For Rabbitohs playmaker Cody Walker, there are few things he enjoys more than being out on the football field.
Whether it was running around with his cousins on a Monday afternoon growing up in the NSW north-coast town of Casino or taking to the field on the weekend for junior club the Casino Cougars (his childhood hero being Preston Campbell), rugby league has always brought him great joy.
Now the stage is a lot bigger, playing in front of thousands every week as a key member of the South Sydney Rabbitohs NRL side.
But there's something else that drives Walker these days. A proud Indigenous man from the Yuin and Bundjalung tribes, the 27-year-old is one of the more selfless NRL players you're likely to encounter, passionate about making a difference. From the hours spent with Souths Cares to an off-season trip back to Casino with teammates Greg Inglis and Adam Reynolds to run a series of skills sessions and motivational talks to more than 1000 students, he gives his all in the community much like he does in every game he plays.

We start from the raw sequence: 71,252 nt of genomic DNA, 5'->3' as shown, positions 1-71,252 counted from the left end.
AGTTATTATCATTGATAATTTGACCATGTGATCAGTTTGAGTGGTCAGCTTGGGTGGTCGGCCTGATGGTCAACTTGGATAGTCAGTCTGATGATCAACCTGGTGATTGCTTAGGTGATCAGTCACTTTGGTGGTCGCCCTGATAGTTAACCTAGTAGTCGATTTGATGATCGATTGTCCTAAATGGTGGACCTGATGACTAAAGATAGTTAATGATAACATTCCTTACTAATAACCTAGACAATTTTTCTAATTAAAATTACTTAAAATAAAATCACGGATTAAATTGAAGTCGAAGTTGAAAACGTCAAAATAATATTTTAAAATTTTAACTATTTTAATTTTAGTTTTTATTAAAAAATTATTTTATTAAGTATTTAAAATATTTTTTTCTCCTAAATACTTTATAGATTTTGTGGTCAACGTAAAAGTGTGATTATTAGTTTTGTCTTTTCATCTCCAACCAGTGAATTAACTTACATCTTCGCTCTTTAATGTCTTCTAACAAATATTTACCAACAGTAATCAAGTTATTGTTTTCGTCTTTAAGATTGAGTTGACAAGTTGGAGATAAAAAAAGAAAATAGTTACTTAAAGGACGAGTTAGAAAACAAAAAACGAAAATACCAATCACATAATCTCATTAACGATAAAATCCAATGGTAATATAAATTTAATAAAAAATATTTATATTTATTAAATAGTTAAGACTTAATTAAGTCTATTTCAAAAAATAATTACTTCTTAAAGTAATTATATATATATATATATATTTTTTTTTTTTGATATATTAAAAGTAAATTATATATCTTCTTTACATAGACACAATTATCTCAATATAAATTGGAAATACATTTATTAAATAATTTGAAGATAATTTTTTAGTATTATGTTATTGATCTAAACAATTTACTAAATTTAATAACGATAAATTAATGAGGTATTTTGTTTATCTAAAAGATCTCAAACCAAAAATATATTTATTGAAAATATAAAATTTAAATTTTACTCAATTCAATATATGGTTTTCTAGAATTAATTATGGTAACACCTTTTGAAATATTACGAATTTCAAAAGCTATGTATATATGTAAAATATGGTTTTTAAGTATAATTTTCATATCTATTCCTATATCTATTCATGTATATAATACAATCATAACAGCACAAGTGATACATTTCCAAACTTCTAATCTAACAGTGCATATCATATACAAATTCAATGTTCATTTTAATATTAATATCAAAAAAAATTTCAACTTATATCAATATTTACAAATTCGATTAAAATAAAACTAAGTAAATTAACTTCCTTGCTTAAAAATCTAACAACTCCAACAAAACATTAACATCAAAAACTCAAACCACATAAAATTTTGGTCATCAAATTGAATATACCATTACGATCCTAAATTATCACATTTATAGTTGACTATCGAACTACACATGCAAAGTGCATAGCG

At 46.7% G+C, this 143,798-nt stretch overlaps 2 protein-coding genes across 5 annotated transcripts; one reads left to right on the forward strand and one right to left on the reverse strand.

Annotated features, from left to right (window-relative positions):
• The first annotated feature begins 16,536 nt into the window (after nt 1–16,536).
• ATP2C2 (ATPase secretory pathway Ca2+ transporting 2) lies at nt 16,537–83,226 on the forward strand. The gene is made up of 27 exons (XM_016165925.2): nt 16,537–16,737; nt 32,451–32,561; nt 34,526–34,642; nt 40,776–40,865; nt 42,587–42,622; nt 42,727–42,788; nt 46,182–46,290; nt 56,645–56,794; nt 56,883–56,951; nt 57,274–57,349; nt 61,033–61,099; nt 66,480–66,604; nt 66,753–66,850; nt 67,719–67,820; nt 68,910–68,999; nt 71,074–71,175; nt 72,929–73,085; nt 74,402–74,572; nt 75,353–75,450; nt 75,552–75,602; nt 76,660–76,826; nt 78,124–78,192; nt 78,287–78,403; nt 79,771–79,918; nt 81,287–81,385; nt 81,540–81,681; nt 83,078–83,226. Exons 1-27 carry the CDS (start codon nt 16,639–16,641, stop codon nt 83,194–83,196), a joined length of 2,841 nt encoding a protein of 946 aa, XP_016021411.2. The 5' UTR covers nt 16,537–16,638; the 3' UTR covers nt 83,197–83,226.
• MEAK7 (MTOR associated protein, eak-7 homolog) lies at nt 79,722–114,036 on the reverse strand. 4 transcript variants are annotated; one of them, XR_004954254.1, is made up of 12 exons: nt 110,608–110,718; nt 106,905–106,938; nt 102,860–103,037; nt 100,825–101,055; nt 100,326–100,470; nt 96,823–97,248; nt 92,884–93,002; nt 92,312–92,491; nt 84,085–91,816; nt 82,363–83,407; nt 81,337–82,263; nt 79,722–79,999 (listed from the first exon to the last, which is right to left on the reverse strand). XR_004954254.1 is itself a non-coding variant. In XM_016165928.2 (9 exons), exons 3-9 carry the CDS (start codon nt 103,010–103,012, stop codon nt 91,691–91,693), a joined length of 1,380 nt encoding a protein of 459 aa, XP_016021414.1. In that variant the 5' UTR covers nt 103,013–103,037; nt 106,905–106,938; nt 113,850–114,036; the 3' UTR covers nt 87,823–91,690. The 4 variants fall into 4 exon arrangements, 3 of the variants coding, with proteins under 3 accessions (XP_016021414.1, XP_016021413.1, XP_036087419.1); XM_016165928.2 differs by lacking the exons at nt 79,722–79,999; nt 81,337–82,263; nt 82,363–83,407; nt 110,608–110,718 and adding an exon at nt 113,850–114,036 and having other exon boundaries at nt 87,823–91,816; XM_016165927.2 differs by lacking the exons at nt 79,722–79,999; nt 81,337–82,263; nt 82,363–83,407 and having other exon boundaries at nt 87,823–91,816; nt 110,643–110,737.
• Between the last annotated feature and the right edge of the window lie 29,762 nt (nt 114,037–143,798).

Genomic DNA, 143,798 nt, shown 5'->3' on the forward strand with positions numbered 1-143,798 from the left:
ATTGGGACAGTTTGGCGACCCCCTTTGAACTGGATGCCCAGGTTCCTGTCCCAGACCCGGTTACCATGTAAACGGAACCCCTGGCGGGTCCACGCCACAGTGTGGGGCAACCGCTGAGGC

"He's genuine about wanting to help Indigenous people in the country areas. Some people say it but they don't mean it; he does."
Shane Richardson on Cody Walker.
When Walker returned NRL.com's call to chat for this story ahead of Indigenous Round, he was at training with the Redfern All Blacks under-6s – the side his son plays for – helping volunteer coaches.
He doesn't do it for the plaudits and he certainly doesn't do it for the publicity. The reason Cody Walker spends so much time in the community is simple.
"I just want to see young Aboriginal kids have a positive life," Walker told NRL.com. "It's just something close to my heart that I really love to do, put smiles on kids' faces. If that's helping out at training or taking kids certain places, saying hello to certain people, I'm happy to do it."
Perhaps it was Walker's long road to the NRL that gave him a sense of perspective. His first move was to the Titans, playing 36 games for their NYC side and scoring 25 tries across 2009-10. He then shifted south to play with the Windsor Wolves the following year – "It was the middle of winter out at Windsor, it was hard to get motivated" – before a stint with Easts Tigers in the Queensland Cup resulted in a Melbourne Storm contract.